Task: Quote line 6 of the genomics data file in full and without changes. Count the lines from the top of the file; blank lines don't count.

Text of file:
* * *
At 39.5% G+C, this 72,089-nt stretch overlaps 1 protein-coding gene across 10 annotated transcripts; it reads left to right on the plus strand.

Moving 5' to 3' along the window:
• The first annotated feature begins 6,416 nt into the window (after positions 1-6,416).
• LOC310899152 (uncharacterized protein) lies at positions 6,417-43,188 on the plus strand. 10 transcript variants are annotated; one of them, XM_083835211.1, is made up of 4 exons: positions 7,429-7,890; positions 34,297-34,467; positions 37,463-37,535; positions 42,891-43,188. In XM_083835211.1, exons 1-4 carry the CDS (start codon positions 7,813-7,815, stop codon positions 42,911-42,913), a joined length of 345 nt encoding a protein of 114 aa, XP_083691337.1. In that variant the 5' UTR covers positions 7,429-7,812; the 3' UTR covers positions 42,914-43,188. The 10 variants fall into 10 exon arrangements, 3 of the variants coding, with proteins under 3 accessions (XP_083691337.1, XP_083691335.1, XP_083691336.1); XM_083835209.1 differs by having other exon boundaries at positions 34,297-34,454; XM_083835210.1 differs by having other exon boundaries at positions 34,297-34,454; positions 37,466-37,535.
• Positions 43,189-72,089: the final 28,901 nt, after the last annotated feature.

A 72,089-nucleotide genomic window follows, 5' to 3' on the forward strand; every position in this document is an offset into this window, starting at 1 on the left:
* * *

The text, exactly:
A 72,089-nucleotide genomic window follows, 5' to 3' on the forward strand; every position in this document is an offset into this window, starting at 1 on the left: